Karan Casey is one of the most influential and imitated vocalists in Irish and American folk music; a natural innovator, she proves that the ancient and the modern make excellent bedfellows. On Ships in the Forest, her fifth solo album and debut with the Compass Records Group, Casey’s warm, soulful voice ebbs and flows around ballads both timely and timeless. Produced once again by Donald Shaw (of Capercaillie fame), the album was recorded at Casey’s home in County Cork and features the members of her current touring band, Caoimh´n Vallely (piano), Kate Ellis (cello) and Robbie Overson (guitar) along with special guests Kris Drever, Niall Vallely and Cillian Vallely.
The songs found on Ships in the Forest range from fresh arrangements of tried and true folk standards ("Black is the Color of My True Love’s Hair" and "Johnny I Hardly Knew Ye") to "The Fiddle and the Drum", Joni Mitchell’s 1969 anti-war madrigal and Martin Furey’s newly-composed "The Town of Athlone". Casey says of the album: "I feel that this is by far my most ambitious album to date. I think it has taken me all my years as a singer to come to the point of feeling confident enough to tackle the big songs within the traditional repertoire."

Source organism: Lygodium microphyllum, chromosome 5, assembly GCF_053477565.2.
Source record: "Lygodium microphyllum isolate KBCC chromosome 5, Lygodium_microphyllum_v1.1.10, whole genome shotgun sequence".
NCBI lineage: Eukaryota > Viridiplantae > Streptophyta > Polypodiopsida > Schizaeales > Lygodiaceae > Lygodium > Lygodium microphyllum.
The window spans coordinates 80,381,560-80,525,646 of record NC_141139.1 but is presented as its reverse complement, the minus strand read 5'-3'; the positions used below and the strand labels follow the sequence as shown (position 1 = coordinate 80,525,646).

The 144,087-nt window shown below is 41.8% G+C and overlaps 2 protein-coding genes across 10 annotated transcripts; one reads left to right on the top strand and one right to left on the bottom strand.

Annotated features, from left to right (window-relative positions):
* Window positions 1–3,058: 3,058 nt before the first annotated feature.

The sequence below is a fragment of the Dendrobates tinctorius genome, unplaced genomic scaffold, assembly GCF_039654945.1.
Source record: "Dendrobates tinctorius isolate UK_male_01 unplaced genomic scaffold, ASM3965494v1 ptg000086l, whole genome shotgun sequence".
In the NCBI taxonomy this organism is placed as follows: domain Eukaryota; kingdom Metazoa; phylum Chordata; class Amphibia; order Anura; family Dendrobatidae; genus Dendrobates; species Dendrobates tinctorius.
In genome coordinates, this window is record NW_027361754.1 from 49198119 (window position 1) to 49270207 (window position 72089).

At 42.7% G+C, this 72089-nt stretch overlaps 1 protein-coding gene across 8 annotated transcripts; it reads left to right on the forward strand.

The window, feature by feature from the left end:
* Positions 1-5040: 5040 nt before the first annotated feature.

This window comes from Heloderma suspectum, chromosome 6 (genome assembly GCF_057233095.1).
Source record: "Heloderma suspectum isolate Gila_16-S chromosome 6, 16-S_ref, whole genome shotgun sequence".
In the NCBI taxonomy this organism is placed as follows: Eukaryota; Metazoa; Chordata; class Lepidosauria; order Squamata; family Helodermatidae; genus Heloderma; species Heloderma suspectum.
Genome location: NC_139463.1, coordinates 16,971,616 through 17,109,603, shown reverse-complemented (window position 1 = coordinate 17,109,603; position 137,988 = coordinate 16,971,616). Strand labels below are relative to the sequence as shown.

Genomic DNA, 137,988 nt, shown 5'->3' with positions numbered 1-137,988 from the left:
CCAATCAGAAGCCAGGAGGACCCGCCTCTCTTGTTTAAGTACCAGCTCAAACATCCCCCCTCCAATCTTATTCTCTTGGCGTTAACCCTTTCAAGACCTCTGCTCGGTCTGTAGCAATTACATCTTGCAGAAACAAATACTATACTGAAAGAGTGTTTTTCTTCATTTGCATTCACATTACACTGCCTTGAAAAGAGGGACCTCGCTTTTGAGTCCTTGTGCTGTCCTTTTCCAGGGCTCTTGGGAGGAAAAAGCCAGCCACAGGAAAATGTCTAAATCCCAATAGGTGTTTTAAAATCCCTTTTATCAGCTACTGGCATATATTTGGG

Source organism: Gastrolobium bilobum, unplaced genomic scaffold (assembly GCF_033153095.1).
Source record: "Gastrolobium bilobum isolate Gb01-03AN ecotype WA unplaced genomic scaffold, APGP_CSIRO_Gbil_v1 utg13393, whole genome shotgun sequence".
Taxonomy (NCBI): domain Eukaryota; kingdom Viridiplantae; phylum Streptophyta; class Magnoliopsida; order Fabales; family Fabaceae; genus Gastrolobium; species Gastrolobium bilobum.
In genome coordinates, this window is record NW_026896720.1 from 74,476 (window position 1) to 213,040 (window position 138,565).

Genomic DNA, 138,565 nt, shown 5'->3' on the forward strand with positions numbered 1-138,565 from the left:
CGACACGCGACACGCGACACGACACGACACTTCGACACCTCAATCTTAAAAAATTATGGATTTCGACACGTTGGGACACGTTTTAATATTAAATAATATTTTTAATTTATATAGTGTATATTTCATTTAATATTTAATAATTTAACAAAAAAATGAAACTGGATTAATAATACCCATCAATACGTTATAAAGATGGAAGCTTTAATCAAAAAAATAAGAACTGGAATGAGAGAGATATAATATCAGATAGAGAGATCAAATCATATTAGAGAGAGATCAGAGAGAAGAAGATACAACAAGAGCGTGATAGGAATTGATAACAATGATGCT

As well as touring extensively with her own band, over the past two years Karan has performed with Peggy Seeger, Liam Clancy, Solas, Lunasa, Breton guitarist Gilles le Bigot, Mícheál Ó Súilleabháin, Iarla Ó Lionáird, Karen Matheson and Donald Shaw and was involved in Mick Moloney and Paul Wagner’s Absolutely Irish film project which will be screened on PBS in 2008.
New ventures for 2008 include The Vallely Brother’s Big Band, Karan and Seamus Egan’s new project involving Aoife O’Donovan and Lau, and Niall Vallely’s "Turas na dTaoiseach/Flight of the Earl’s" event, which was premiered in Belfast’s Grand Opera House in November 2007 and is to be repeated during 2008 in Louvain, Belgium.
Casey began 2008 with critically acclaimed appearances at the renowned Celtic Connections festival in Glasgow and will be touring North America throughout February and March.
"Angelic. Haunting. Spellbinding." —The Calgary Herald
"among the loveliest in folk music..." —The Boston Globe